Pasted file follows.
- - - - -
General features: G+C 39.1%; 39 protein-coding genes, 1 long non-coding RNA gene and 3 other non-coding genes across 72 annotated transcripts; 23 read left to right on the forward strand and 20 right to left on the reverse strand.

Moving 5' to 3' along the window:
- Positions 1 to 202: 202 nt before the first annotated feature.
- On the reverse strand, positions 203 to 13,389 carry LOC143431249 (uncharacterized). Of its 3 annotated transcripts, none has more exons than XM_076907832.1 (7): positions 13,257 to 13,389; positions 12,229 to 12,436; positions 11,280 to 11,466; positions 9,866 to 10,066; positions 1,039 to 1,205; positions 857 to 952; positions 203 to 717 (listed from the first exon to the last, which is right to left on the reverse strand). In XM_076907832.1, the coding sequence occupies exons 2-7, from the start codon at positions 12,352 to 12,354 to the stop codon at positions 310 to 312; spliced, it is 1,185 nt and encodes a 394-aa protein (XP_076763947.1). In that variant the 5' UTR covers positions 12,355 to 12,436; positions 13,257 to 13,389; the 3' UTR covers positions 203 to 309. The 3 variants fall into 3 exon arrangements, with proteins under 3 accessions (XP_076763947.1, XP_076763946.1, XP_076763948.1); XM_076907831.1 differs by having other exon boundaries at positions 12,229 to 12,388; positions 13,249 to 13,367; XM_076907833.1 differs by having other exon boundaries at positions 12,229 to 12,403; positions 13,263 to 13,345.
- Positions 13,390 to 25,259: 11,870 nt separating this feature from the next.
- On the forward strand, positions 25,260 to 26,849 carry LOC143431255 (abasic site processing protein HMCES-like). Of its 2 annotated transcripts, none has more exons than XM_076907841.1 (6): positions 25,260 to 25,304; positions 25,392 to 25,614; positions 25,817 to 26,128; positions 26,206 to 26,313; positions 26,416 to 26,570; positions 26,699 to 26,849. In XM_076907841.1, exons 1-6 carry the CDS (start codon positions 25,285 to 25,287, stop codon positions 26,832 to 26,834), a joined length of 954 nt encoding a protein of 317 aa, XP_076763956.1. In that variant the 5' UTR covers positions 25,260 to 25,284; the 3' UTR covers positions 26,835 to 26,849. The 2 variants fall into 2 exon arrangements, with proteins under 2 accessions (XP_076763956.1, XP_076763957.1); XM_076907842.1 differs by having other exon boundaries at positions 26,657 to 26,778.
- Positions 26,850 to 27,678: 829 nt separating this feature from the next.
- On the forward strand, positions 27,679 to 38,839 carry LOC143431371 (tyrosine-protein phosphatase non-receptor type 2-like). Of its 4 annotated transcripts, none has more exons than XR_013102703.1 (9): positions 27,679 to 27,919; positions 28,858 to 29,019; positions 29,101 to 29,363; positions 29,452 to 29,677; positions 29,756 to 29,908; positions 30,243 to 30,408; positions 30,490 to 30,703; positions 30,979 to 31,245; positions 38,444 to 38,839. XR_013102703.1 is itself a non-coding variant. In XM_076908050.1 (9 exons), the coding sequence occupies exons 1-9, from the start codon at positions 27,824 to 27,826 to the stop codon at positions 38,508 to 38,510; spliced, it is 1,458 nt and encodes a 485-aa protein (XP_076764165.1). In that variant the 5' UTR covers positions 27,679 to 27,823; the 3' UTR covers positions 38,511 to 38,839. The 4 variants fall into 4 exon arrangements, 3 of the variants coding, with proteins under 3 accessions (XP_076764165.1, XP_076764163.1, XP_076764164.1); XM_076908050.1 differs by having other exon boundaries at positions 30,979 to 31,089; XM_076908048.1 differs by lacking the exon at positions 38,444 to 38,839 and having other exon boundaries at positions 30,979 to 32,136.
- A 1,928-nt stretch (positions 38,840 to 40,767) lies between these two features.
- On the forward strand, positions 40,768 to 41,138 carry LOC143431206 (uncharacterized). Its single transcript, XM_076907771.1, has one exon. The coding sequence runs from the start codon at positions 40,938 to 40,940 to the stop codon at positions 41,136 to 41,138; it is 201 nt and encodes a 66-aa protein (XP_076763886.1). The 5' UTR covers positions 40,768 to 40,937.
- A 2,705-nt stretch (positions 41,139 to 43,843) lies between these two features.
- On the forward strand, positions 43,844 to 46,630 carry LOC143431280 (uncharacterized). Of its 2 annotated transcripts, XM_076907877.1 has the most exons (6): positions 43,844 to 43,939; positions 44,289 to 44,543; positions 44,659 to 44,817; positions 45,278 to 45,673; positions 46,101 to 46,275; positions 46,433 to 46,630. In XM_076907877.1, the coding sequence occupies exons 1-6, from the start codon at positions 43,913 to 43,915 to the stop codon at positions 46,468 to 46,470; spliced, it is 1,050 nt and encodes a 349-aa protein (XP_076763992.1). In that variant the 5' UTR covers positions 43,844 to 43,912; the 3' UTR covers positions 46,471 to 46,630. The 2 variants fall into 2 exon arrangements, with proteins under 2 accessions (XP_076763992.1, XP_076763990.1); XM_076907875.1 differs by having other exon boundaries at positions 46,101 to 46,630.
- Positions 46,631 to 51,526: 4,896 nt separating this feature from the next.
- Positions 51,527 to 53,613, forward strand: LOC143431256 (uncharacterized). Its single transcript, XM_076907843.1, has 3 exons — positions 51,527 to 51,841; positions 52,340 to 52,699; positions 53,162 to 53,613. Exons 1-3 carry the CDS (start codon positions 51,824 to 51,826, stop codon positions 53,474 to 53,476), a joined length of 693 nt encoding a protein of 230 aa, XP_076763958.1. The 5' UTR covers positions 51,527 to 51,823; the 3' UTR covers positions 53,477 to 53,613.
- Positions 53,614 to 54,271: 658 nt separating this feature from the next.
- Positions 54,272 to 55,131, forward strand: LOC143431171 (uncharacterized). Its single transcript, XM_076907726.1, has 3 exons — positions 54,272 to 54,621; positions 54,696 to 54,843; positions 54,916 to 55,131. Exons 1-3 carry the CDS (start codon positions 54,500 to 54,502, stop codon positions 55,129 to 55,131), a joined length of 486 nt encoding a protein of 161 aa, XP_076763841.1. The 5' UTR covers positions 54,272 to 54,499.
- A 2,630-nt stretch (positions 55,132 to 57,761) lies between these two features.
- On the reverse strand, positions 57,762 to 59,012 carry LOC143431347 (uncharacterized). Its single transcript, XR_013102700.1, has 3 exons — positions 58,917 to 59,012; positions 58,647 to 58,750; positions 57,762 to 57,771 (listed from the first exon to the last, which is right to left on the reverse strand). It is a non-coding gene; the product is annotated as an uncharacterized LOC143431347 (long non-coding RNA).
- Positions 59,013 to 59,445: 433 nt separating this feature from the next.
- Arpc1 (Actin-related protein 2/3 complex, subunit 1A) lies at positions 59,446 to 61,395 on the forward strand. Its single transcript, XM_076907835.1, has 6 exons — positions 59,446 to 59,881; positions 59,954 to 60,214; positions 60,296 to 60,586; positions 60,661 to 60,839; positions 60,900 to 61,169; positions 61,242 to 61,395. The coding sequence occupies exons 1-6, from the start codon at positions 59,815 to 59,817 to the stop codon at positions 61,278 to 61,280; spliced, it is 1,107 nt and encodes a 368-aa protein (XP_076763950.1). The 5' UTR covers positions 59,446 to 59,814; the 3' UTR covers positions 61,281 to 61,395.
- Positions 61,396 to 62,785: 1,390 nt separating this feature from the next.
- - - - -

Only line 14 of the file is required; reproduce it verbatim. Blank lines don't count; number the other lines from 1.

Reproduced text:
- Positions 51,527 to 53,613, forward strand: LOC143431256 (uncharacterized). Its single transcript, XM_076907843.1, has 3 exons — positions 51,527 to 51,841; positions 52,340 to 52,699; positions 53,162 to 53,613. Exons 1-3 carry the CDS (start codon positions 51,824 to 51,826, stop codon positions 53,474 to 53,476), a joined length of 693 nt encoding a protein of 230 aa, XP_076763958.1. The 5' UTR covers positions 51,527 to 51,823; the 3' UTR covers positions 53,477 to 53,613.